As I regularly do when I’m out in Death Valley, I’ll usually set up the digital SLR on a tripod after the campfire dies down and just before turning in, point it at the night sky and leave the shutter open forÂ however long it takes me to get bored on top of cold, which is usually less than 15 minutes.
This time I took a risk in losing the entire rig sometime during the night to go for a longer time span. SoÂ I planted the tripod outside the northwest corner of our tent around 9 p.m., opened the shutter and went to bed, figuring I’d get an exposure either for as long as the battery lasted or when I got up for my usual pre-dawn trip to pee.
Sure enough, my bladder woke me up around 5 a.m. and when I checked the camera I found it powered down, its battery having lasted an unknown amount less than that eight hours.
The result looks a little something like this (click it for the bigger picture):
There is some light leakage along the right edge of the frame, but it’s decidedly less faint and more understandable than the dramatic eruption up into the center, of which I have no explanation. There were no campfires going on the ground out from our tent in this direction and even if there were, the camera was pointed up into the sky at a pretty wide angle to the ground, at least 30 degrees. My guess is it’s light from vehicles coming down the two-mileroad to get to the campground.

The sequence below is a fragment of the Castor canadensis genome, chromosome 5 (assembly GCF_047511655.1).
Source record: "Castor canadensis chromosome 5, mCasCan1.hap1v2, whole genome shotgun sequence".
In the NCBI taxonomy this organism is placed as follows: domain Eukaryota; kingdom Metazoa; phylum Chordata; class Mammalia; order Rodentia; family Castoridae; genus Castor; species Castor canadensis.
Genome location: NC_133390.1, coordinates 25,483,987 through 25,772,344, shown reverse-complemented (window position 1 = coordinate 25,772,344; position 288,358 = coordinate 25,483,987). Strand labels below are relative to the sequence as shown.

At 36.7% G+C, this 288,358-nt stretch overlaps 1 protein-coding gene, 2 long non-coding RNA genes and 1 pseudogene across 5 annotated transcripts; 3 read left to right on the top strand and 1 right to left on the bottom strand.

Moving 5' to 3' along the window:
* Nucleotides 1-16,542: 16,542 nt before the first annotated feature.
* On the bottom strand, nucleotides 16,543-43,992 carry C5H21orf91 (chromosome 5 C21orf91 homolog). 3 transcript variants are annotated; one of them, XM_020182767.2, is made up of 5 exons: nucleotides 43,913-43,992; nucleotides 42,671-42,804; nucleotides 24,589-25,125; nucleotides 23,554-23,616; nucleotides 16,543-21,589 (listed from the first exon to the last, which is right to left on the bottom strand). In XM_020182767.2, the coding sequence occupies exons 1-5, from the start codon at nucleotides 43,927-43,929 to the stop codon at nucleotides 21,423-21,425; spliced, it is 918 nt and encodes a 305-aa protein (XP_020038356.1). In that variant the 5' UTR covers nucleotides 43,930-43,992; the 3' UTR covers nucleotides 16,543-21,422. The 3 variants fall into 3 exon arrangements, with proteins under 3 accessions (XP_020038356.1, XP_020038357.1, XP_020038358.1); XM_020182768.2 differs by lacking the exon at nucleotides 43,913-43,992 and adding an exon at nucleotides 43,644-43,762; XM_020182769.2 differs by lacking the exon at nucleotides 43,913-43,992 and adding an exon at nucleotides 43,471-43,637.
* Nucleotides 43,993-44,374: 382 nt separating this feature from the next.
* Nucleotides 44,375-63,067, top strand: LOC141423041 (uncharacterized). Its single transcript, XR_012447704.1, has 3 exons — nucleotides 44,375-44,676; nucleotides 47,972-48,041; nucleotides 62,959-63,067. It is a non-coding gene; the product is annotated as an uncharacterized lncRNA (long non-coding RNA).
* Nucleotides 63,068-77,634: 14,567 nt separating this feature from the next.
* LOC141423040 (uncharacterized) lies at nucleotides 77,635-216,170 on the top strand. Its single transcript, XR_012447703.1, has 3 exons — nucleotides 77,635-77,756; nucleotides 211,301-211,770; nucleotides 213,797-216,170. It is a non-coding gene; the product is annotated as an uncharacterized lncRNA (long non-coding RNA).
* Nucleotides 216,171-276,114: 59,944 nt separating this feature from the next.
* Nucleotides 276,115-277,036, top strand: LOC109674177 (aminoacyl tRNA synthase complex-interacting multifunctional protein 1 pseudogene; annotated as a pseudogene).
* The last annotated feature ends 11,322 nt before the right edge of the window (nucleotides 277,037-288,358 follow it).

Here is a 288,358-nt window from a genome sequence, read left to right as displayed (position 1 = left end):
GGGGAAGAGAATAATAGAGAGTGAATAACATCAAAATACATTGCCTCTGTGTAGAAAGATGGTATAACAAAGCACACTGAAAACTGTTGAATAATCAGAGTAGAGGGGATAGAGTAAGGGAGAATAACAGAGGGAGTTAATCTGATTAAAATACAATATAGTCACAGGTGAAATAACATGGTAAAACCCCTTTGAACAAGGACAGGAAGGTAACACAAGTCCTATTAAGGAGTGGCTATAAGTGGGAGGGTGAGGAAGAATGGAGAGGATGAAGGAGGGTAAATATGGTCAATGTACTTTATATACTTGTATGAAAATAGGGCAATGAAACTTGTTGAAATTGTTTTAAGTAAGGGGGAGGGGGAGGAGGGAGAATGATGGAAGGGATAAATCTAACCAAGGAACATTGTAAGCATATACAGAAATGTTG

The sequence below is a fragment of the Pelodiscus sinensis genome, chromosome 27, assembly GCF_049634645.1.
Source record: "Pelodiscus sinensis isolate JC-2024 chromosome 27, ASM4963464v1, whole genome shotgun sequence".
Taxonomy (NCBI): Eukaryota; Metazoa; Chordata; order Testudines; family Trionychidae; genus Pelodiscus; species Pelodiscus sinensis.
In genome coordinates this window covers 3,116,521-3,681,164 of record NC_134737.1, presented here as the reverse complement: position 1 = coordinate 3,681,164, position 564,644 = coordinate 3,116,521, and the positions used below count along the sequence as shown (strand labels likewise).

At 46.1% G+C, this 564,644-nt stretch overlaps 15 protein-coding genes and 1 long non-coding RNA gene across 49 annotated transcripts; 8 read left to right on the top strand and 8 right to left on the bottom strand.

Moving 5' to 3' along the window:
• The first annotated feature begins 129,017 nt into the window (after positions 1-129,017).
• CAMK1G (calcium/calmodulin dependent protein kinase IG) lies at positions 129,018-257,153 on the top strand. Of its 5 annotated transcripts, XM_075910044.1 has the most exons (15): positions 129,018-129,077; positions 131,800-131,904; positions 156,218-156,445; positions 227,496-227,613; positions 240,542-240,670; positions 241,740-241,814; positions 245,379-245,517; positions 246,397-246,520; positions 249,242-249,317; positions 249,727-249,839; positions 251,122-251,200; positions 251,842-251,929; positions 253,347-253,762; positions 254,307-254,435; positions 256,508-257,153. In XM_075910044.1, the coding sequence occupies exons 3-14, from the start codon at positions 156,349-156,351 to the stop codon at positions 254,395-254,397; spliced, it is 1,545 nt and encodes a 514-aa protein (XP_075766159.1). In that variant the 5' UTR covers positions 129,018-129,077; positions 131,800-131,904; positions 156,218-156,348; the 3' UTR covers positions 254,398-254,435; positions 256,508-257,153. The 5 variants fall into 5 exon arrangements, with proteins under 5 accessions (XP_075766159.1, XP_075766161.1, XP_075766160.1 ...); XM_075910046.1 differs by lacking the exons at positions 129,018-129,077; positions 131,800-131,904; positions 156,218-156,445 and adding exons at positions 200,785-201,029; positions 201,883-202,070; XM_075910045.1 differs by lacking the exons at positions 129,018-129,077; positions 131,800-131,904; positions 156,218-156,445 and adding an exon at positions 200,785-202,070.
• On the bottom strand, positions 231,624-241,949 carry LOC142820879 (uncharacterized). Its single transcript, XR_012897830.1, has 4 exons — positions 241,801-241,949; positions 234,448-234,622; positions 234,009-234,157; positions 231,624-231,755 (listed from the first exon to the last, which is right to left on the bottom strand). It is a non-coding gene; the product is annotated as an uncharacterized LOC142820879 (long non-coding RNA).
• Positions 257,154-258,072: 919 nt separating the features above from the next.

If you click to go to the bigger version of the image you’ll see it’s not a very clean image — she’s an old camera whose been many dirty places and snapped many shots — and there are a lot of damaged pixels, but then again some of the red points of light could be satellites and such. But still… look beyond the marring and the star tracks and you’ll see a ridiculous number of weeeeeee points of light waaaaaaaaay out there. They can’t all be dirty bits.
This next vista belowÂ greeted us on our way home as we emerged from a surreal scene encountered while traveling along the back side of Owens Lake on our way to Lone Pine. Serious winds were blowing a major amount of the dry lake bed in a northeastern direction and after passing through the massive dust storm and understanding why Los Angeles is or should be hated by everyone in the Owens Valley, I’d been hoping everything would open up and my cousin Nathan would get a dramatic view of the very dramatic Eastern Sierras. Instead we found them looking veiled and encapsulated in a dome rimmed by an exploding aurora that was pretty dramatic in its own right (click for the bigger picture):